Early events of HIV-1 infection : can signalling be the next therapeutic target?

Jones, Kate L., Smyth, Redmond P., Pereira, Candida F., Cameron, Paul U., Lewin, Sharon R., Jaworowski, Anthony and Mak, Johnson 2011, Early events of HIV-1 infection : can signalling be the next therapeutic target?, Journal of neuroimmune pharmacology, vol. 6, no. 2, pp. 269-283, doi: 10.1007/s11481-011-9268-5.

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Title Early events of HIV-1 infection : can signalling be the next therapeutic target?
Author(s) Jones, Kate L.
Smyth, Redmond P.
Pereira, Candida F.
Cameron, Paul U.
Lewin, Sharon R.
Jaworowski, Anthony
Mak, JohnsonORCID iD for Mak, Johnson orcid.org/0000-0002-5229-5707
Journal name Journal of neuroimmune pharmacology
Volume number 6
Issue number 2
Start page 269
End page 283
Total pages 15
Publisher Springer New York LLC
Place of publication New York, N. Y.
Publication date 2011-06
ISSN 1557-1890
Keyword(s) HIV-1
chemokine coreceptor
virological synapse
Summary Intracellular signaling events are signposts of biological processes, which govern the direction and action of biological activities. Through millions of years of evolution, pathogens, such as viruses, have evolved to hijack host cell machinery to infect their targets and are therefore dependent on host cell signaling for replication. This review will detail our current understanding of the signaling events that are important for the early steps of HIV-1 replication. More specifically, the therapeutic potential of signaling events associated with chemokine coreceptors, virus entry, viral synapses, and post-entry processes will be discussed. We argue that these pathways may represent novel targets for antiviral therapy.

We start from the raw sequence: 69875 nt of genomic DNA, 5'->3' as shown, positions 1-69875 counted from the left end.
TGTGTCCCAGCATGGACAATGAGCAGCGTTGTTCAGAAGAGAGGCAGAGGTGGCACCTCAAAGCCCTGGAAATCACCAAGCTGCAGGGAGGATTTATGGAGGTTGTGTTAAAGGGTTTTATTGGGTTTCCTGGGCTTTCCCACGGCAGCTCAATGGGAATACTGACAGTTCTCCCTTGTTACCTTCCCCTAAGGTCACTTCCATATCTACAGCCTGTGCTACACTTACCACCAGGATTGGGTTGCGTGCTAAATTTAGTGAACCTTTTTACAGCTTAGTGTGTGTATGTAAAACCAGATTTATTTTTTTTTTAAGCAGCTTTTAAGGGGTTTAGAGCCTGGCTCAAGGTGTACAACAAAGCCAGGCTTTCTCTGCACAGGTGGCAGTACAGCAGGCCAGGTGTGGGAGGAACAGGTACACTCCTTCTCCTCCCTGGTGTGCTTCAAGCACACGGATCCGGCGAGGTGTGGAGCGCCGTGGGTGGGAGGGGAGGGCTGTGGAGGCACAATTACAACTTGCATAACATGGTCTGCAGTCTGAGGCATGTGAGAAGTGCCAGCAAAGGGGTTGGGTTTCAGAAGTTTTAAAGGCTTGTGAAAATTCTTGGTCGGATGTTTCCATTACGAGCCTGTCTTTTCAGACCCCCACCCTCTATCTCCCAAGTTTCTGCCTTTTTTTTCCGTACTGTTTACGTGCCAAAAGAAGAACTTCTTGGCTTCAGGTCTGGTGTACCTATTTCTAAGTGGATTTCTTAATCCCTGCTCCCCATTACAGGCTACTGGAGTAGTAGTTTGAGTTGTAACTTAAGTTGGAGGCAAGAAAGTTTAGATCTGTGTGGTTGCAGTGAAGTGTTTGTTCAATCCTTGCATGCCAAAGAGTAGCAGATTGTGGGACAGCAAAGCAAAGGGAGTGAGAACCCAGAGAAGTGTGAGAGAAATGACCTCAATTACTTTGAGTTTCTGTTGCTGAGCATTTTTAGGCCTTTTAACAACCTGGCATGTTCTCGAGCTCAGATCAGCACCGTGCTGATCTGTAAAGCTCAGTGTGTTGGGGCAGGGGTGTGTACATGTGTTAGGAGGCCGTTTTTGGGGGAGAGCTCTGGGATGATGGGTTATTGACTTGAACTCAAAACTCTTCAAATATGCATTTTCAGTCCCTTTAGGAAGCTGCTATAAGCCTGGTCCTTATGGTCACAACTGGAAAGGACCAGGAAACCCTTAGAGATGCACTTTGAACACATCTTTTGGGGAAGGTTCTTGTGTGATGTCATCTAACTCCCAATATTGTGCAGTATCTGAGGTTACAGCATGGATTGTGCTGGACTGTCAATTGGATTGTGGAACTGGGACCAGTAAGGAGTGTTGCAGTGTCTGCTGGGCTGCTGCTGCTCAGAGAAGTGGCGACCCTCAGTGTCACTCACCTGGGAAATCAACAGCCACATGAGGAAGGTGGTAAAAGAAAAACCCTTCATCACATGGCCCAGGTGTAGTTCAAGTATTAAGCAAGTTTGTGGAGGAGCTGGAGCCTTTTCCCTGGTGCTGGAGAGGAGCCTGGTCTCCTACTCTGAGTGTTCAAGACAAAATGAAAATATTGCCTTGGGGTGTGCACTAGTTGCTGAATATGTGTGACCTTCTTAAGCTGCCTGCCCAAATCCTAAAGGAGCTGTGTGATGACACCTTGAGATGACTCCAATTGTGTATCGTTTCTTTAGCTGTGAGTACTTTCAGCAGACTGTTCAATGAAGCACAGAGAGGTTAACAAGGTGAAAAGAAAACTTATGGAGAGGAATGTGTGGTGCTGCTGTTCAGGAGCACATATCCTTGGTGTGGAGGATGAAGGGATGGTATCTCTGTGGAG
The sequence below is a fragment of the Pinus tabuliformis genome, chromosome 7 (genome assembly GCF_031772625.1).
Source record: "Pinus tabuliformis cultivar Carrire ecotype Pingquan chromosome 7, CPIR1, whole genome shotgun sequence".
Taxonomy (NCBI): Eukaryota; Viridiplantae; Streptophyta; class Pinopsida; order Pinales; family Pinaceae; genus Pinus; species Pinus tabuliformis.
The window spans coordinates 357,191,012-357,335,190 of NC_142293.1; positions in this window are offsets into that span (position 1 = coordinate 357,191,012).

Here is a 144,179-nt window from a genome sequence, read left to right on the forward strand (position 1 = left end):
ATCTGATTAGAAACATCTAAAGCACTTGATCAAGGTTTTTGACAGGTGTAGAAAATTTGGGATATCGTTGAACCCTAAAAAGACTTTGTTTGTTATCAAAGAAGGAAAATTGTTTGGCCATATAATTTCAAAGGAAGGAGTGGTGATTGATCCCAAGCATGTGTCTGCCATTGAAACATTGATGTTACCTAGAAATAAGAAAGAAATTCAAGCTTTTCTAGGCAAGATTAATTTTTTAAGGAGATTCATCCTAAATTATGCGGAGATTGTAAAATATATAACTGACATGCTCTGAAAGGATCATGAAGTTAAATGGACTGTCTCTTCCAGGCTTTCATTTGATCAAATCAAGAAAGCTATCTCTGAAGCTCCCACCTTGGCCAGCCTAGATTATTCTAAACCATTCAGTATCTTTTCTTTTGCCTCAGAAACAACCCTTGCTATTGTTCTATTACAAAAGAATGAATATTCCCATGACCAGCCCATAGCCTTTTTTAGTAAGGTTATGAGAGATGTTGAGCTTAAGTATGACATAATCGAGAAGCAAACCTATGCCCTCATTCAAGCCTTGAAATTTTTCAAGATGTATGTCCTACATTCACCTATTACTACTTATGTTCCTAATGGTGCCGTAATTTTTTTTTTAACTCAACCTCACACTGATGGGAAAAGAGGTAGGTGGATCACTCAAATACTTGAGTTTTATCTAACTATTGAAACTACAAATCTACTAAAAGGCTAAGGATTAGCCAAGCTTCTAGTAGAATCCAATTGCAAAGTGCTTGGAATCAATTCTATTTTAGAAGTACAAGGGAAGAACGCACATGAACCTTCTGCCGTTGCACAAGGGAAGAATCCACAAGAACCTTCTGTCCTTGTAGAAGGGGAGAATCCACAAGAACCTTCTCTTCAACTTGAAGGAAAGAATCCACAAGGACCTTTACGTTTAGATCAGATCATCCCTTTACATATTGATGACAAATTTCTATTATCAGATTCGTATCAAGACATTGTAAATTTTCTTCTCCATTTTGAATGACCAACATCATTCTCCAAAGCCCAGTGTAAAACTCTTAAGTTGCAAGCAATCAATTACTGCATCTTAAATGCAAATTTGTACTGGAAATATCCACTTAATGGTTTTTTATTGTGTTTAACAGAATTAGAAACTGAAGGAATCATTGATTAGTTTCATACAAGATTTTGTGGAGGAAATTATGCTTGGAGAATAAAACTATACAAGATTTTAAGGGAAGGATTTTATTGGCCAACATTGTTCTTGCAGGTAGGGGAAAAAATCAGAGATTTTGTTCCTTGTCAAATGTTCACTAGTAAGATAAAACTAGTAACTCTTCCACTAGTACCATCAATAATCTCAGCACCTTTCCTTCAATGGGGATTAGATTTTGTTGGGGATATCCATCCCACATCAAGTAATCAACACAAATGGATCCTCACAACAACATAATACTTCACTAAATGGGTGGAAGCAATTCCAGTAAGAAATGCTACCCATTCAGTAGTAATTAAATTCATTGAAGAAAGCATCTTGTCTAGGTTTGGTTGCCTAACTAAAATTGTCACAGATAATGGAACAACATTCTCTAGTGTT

Language eng
DOI 10.1007/s11481-011-9268-5
Field of Research 119999 Medical and Health Sciences not elsewhere classified
Socio Economic Objective 970111 Expanding Knowledge in the Medical and Health Sciences
HERDC Research category C1.1 Refereed article in a scholarly journal
Copyright notice ©2011, Springer
Persistent URL http://hdl.handle.net/10536/DRO/DU:30047518

Document type: Journal Article
Collections: Faculty of Health
School of Medicine
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